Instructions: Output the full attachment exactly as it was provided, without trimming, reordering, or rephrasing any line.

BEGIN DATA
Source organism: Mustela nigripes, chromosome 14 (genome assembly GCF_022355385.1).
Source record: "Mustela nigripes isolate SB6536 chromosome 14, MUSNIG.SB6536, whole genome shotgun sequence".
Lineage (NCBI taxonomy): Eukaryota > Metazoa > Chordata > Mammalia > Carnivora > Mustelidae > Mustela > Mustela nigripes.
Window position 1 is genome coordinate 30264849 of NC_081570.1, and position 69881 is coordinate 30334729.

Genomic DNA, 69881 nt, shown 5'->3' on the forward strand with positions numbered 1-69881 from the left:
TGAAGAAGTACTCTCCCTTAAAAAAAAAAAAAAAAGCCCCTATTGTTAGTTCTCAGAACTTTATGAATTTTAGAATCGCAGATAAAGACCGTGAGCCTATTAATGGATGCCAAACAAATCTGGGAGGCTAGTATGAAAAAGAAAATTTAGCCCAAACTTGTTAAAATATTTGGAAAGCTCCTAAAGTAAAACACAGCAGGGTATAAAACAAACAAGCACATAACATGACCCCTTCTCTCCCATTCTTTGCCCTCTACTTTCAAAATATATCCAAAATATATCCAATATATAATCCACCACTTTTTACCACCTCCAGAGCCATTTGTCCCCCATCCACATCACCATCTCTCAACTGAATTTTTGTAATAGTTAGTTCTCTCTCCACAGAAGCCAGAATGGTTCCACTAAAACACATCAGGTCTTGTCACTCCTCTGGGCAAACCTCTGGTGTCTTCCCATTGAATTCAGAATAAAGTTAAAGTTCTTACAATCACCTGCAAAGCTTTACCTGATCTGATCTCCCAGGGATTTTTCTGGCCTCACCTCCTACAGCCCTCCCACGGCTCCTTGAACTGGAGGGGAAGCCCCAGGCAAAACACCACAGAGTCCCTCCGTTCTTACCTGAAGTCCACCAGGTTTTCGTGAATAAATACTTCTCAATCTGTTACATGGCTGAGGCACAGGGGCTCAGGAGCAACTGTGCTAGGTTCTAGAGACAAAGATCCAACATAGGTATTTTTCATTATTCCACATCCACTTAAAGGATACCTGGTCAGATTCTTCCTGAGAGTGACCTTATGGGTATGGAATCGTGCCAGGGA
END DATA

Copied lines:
Source organism: Mustela nigripes, chromosome 14 (genome assembly GCF_022355385.1).
Source record: "Mustela nigripes isolate SB6536 chromosome 14, MUSNIG.SB6536, whole genome shotgun sequence".
Lineage (NCBI taxonomy): Eukaryota > Metazoa > Chordata > Mammalia > Carnivora > Mustelidae > Mustela > Mustela nigripes.
Window position 1 is genome coordinate 30264849 of NC_081570.1, and position 69881 is coordinate 30334729.

Genomic DNA, 69881 nt, shown 5'->3' on the forward strand with positions numbered 1-69881 from the left:
TGAAGAAGTACTCTCCCTTAAAAAAAAAAAAAAAAGCCCCTATTGTTAGTTCTCAGAACTTTATGAATTTTAGAATCGCAGATAAAGACCGTGAGCCTATTAATGGATGCCAAACAAATCTGGGAGGCTAGTATGAAAAAGAAAATTTAGCCCAAACTTGTTAAAATATTTGGAAAGCTCCTAAAGTAAAACACAGCAGGGTATAAAACAAACAAGCACATAACATGACCCCTTCTCTCCCATTCTTTGCCCTCTACTTTCAAAATATATCCAAAATATATCCAATATATAATCCACCACTTTTTACCACCTCCAGAGCCATTTGTCCCCCATCCACATCACCATCTCTCAACTGAATTTTTGTAATAGTTAGTTCTCTCTCCACAGAAGCCAGAATGGTTCCACTAAAACACATCAGGTCTTGTCACTCCTCTGGGCAAACCTCTGGTGTCTTCCCATTGAATTCAGAATAAAGTTAAAGTTCTTACAATCACCTGCAAAGCTTTACCTGATCTGATCTCCCAGGGATTTTTCTGGCCTCACCTCCTACAGCCCTCCCACGGCTCCTTGAACTGGAGGGGAAGCCCCAGGCAAAACACCACAGAGTCCCTCCGTTCTTACCTGAAGTCCACCAGGTTTTCGTGAATAAATACTTCTCAATCTGTTACATGGCTGAGGCACAGGGGCTCAGGAGCAACTGTGCTAGGTTCTAGAGACAAAGATCCAACATAGGTATTTTTCATTATTCCACATCCACTTAAAGGATACCTGGTCAGATTCTTCCTGAGAGTGACCTTATGGGTATGGAATCGTGCCAGGGA